BRITISH Foreign Secretary David Miliband says it is "outrageous". The French foreign ministry has expressed its "deep concern". Even the Americans appear to be gearing up for a major diplomatic protest. And the cause of all the outrage? Not the murder, almost certainly by the Israelis, of Mahmoud Al Mabhouh in Dubai. Rather, it's that the murderers used forged British and French passports - or in America's case, that they used a United States credit card to book flights to Dubai for six members of the hit squad.

Forging passports is certainly a bad thing - but is it worse than murder? To judge by the international reaction to the killing of Al Mabhouh, it is much worse. Yet it was not all that long ago that it was thought to be, well, indecent for a government to go around assassinating its enemies. When the British government sent a group of Special Air Service officers to murder suspected members of the Irish Republican Army (IRA) on Gibraltar, there was an enormous international outcry. Britain was hauled before the European Court and severely admonished. Would there be such a response today? Only if the killers forged their travel documents.

In the 1980s, one element of the British Army routinely helped Loyalist death squads kill suspected IRA men in Belfast. A group called the Force Research Unit handed out names, addresses and photographs of those who were thought to be on active service for the IRA to Loyalist assassins. In those days, the whole thing had to be kept secret. When one officer referred obliquely to the practice in court, his claims were very quickly denied. But the officer concerned was never tried or even admonished - in fact, he was promoted.

The United States had, and indeed still has, a presidential Executive Order, which has the force of law, stating that "no person employed by or acting on behalf of the US government shall engage in, or conspire to engage in, assassination". During the first Gulf War, General Michael Dugan was sacked as US Air Force Chief of Staff because he suggested that America was trying to kill former Iraqi leader Saddam Hussein. That, he insisted, was the point of most of the bombing raids on Iraq: The bombs were being dropped on places where Saddam was thought to be.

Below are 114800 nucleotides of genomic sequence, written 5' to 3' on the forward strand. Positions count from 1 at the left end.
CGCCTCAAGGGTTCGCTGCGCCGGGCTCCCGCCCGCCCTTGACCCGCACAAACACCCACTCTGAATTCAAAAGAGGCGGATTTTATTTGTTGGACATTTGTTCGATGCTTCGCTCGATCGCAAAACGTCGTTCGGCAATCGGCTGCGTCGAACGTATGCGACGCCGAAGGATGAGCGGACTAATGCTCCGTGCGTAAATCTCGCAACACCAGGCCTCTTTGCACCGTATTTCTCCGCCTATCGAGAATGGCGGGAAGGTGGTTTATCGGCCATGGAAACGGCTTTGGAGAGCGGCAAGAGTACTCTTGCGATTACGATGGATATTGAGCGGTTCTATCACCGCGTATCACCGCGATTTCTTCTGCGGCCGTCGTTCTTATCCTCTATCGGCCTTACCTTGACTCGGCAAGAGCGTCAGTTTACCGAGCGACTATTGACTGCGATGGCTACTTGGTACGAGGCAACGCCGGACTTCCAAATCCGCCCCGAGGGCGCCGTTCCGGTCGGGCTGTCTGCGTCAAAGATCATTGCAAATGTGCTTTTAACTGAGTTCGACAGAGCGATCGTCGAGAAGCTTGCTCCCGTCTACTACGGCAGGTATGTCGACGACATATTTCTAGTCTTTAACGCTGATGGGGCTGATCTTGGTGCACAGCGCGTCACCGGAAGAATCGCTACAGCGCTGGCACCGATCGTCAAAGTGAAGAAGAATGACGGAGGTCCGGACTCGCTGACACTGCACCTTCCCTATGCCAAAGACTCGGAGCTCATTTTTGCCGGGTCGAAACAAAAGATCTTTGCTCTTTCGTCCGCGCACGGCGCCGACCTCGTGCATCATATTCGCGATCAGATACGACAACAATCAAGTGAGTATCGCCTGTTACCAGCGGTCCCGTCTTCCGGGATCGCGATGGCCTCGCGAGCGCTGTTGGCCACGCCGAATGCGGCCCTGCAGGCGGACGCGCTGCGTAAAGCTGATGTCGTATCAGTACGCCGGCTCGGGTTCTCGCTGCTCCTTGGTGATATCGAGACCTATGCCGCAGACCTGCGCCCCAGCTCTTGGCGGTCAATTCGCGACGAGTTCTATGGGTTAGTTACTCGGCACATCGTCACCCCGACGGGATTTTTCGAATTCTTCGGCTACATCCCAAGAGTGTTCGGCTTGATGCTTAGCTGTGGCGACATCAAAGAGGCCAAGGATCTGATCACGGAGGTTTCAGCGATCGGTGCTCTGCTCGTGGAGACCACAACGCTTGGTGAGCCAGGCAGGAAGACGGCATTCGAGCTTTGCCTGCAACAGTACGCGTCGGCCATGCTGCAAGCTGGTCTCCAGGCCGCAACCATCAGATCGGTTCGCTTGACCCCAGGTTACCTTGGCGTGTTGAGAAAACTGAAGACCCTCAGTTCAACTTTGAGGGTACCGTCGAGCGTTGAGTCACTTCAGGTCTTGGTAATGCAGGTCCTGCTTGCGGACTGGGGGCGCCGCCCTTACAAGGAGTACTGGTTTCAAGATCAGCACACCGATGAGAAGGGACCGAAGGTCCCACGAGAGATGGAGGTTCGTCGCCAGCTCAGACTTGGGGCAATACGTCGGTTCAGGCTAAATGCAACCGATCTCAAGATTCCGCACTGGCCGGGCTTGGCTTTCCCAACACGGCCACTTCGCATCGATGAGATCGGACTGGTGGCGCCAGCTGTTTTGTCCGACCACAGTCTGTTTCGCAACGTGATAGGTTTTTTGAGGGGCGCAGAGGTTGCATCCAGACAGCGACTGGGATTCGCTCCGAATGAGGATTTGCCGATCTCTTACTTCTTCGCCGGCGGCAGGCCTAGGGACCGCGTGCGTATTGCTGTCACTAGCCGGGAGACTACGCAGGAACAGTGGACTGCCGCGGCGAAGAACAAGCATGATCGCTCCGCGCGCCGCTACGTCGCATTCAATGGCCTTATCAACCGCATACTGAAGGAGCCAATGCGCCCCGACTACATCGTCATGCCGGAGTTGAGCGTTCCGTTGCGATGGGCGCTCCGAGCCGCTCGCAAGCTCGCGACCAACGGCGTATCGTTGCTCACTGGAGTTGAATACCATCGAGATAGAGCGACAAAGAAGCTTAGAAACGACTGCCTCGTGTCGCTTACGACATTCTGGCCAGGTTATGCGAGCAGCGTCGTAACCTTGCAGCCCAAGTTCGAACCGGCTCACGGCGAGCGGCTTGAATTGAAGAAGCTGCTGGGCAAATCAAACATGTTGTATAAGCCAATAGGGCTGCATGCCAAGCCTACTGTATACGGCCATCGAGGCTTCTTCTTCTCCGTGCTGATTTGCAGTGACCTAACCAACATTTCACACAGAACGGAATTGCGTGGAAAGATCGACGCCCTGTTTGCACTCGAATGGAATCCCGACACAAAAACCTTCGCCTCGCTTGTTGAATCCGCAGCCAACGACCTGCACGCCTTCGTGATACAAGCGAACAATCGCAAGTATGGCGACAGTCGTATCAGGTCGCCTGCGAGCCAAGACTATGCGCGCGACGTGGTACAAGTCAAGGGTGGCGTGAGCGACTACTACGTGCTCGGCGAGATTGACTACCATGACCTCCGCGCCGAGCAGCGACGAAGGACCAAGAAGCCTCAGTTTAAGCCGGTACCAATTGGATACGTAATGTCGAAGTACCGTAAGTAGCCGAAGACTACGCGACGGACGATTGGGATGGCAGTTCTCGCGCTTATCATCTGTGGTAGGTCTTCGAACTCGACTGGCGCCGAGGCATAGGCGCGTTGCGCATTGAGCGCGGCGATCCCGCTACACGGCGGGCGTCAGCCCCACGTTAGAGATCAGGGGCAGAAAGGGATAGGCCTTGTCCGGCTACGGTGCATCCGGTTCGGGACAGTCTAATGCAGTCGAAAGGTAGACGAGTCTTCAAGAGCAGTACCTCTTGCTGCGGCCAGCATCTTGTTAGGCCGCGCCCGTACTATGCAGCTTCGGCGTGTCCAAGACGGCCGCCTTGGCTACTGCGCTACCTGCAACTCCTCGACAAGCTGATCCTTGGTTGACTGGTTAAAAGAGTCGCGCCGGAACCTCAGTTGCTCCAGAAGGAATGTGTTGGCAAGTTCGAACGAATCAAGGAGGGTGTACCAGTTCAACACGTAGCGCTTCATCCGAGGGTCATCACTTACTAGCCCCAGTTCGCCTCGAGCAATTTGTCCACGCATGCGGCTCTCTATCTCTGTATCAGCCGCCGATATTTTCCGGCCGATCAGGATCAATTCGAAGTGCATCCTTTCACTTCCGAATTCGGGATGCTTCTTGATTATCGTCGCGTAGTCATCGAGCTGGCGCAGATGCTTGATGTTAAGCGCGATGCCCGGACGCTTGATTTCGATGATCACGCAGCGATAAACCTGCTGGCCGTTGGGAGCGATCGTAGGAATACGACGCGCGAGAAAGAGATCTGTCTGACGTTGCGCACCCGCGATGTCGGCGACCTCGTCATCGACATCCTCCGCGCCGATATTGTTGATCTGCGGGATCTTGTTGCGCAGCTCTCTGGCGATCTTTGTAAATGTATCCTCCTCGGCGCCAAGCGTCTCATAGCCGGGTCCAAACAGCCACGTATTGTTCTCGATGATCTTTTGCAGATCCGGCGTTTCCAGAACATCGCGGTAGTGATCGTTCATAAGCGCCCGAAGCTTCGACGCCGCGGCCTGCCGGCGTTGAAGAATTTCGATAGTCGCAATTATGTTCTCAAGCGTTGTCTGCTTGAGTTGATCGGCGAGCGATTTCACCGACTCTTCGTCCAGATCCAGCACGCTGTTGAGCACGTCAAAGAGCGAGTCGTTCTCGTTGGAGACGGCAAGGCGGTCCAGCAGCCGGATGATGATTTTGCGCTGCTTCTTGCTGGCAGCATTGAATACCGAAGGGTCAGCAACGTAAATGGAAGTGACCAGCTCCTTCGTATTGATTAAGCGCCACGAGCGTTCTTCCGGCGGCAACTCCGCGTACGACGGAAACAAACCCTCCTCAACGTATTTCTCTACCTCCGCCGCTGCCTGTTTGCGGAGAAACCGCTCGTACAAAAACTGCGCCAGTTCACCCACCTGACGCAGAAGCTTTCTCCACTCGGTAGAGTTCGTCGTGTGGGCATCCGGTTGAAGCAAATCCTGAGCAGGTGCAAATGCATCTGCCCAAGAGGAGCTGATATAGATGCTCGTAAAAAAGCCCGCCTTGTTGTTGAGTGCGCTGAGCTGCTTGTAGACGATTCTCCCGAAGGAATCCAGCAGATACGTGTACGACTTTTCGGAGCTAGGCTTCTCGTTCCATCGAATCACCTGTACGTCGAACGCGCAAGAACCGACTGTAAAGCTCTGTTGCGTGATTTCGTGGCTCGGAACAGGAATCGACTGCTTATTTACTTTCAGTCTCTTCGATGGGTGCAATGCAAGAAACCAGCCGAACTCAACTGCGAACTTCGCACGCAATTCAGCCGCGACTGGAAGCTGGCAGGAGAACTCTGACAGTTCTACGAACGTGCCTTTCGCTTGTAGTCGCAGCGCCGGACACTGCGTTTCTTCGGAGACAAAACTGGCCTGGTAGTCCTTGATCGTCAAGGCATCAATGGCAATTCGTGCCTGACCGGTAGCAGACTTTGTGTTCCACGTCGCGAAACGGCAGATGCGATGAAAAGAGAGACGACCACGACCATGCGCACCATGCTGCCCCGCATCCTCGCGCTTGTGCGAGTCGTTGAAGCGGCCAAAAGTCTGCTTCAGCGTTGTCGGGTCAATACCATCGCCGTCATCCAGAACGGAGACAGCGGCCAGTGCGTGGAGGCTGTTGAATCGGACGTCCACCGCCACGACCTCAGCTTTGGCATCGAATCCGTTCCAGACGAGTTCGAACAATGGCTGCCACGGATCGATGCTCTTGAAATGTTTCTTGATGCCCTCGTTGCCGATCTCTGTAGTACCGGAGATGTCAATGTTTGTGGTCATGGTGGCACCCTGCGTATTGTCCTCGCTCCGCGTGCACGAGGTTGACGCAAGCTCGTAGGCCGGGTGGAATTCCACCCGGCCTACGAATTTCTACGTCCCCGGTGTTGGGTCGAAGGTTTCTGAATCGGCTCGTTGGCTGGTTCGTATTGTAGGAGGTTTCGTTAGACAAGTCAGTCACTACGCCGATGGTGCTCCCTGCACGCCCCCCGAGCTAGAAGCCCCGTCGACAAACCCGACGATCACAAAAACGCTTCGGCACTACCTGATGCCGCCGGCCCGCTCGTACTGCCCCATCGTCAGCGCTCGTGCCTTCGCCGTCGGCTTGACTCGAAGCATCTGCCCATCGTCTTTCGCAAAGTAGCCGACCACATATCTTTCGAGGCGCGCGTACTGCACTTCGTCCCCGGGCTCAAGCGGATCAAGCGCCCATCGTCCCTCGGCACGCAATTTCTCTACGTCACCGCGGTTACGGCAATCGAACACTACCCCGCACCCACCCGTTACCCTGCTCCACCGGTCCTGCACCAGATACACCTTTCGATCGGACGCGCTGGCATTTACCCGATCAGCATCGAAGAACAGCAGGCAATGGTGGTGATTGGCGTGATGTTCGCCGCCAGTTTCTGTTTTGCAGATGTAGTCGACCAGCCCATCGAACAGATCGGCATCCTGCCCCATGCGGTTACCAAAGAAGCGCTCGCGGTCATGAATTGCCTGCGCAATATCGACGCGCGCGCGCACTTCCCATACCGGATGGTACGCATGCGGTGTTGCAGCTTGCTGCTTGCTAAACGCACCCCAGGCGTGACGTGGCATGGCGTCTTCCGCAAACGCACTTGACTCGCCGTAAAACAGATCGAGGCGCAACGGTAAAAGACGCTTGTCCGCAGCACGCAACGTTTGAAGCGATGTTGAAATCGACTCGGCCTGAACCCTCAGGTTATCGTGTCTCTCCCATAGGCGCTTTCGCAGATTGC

No US official advocating assassination would face the sack today. It has become an essential part of policy: America routinely uses unmanned drones to kill those it thinks are important figures in the Taliban. Only last week, a drone killed Mohammed Haqqani - the brother of a senior Afghan Taliban commander - in Waziristan. No one has objected: There hasn't even been an outcry about the additional deaths caused by these weapons, which don't discriminate between the good, the bad, and the women and children.

There is, of course, a critical difference between targeting Saddam and targeting Haqqani or Al Mabhouh. Saddam was a head of state. The others were not: They were merely members of terrorist organisations.

There is an unspoken rule that no leader should order the assassination of another. The rule is self-enforcing: Heads of state, particularly in democracies, are visible targets and even the most diligent security service cannot guarantee their safety. Aware of their own vulnerability to a determined assassin, presidents and prime ministers are eager not to establish a precedent that leaders are fair game.

Lesser mortals, however, obviously are. When Alexander Litvinenko, a former officer of the Russian Federal Security Service, was murdered by what almost everyone now believes was one of Russia's state security organisations, the British government contented itself with a relatively mild protest, and the expulsion of a few diplomats when Russia refused to extradite the chief suspect. That was it.

This apparent international consensus that assassination is a legitimate tool of foreign policy is a very sinister development. State-sponsored murder is still murder. And murder is still a worse offence than using forged passports. The Daily Telegraph

From TODAY, Monday, 22-Feb-2010

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